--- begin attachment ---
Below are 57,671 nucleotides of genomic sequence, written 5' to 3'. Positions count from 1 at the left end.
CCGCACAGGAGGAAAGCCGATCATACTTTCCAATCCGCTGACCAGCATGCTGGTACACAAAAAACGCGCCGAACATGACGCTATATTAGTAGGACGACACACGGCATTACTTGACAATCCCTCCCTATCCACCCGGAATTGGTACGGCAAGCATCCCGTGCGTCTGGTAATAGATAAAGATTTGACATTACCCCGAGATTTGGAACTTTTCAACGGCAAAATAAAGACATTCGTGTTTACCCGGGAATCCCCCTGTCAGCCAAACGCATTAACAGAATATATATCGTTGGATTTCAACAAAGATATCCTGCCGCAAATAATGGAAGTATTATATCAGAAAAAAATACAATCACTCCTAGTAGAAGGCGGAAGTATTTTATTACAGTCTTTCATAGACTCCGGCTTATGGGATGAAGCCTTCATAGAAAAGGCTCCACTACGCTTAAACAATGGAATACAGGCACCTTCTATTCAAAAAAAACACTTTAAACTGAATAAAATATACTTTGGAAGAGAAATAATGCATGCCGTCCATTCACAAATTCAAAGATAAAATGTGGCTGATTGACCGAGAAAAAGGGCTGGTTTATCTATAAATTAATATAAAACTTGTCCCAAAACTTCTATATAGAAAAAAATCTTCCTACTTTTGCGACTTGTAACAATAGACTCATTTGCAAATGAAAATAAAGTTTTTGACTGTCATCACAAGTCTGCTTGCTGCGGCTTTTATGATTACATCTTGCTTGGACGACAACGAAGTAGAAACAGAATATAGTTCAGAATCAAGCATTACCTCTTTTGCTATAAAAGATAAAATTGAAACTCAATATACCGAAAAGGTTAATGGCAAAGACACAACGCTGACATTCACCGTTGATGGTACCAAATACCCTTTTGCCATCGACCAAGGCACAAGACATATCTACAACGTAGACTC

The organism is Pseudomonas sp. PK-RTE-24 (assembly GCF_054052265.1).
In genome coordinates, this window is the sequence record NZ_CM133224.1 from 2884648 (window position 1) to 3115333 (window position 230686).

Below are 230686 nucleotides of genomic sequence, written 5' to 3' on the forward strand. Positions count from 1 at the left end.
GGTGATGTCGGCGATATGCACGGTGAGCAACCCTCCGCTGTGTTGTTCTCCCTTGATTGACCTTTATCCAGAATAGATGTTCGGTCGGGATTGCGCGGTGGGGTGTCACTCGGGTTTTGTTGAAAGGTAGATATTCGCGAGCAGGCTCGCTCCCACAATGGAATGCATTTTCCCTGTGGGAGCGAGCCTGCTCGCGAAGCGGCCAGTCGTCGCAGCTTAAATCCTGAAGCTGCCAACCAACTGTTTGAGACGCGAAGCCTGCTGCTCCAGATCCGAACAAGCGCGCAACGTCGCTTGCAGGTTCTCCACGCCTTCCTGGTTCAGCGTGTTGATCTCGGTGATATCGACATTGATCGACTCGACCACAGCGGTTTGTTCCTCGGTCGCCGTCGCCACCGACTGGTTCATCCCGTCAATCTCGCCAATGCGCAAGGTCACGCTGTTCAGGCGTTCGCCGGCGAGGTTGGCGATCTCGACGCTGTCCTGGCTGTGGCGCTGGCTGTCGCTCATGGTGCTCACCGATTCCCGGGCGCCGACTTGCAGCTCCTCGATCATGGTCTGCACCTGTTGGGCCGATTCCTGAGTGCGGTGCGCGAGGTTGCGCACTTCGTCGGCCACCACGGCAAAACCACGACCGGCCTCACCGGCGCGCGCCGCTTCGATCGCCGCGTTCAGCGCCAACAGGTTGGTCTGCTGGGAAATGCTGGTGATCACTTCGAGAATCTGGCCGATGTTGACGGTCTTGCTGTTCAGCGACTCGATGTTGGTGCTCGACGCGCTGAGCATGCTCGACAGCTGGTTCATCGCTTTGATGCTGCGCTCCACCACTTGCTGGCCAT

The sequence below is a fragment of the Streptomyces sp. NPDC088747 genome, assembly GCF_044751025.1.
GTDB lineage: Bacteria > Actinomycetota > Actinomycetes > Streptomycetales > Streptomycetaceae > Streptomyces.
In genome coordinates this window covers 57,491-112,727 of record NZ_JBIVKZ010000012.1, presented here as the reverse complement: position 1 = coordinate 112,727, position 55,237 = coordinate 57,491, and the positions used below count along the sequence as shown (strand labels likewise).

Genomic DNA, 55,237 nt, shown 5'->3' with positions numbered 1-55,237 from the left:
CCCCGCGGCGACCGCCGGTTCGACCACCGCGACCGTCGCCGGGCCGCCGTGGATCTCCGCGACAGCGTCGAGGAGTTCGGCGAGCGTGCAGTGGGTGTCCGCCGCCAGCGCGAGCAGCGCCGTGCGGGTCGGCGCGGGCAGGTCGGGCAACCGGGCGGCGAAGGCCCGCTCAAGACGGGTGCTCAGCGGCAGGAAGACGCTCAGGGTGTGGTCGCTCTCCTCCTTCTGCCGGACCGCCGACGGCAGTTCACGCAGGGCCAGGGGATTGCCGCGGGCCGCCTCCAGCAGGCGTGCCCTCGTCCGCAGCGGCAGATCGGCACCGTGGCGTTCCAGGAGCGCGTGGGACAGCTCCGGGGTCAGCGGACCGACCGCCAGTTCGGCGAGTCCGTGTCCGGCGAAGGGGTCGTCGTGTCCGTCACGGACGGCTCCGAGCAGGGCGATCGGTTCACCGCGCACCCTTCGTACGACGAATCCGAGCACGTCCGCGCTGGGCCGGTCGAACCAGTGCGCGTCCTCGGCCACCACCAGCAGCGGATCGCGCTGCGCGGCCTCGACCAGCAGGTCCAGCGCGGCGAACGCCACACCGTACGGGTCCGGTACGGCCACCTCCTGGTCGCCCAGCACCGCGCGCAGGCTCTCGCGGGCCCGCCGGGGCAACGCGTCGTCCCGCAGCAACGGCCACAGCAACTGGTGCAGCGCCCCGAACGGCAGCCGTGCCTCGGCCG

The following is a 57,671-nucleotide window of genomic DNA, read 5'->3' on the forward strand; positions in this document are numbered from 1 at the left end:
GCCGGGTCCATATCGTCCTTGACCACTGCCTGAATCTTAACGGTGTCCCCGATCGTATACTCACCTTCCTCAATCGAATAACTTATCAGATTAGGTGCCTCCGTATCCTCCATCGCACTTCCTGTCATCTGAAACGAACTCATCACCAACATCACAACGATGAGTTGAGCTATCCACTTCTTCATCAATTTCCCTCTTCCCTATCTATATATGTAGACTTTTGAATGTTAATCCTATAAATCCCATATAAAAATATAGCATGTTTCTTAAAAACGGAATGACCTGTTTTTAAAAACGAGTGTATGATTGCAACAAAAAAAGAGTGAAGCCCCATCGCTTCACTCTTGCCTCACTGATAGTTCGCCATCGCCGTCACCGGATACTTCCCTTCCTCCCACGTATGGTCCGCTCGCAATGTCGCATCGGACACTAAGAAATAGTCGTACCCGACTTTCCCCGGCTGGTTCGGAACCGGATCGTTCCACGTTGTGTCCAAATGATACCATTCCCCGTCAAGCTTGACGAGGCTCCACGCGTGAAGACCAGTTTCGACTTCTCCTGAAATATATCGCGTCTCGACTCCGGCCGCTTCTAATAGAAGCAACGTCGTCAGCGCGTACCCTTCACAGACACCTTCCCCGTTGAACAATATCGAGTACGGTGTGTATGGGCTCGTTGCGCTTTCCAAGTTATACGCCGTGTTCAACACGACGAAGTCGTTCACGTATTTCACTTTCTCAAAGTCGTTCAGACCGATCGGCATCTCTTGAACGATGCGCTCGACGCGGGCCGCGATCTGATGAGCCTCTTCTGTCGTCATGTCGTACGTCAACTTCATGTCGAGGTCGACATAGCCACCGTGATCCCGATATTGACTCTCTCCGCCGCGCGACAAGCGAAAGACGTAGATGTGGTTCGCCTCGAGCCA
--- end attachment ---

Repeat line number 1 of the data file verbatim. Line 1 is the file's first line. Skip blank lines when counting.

Below are 57,671 nucleotides of genomic sequence, written 5' to 3'. Positions count from 1 at the left end.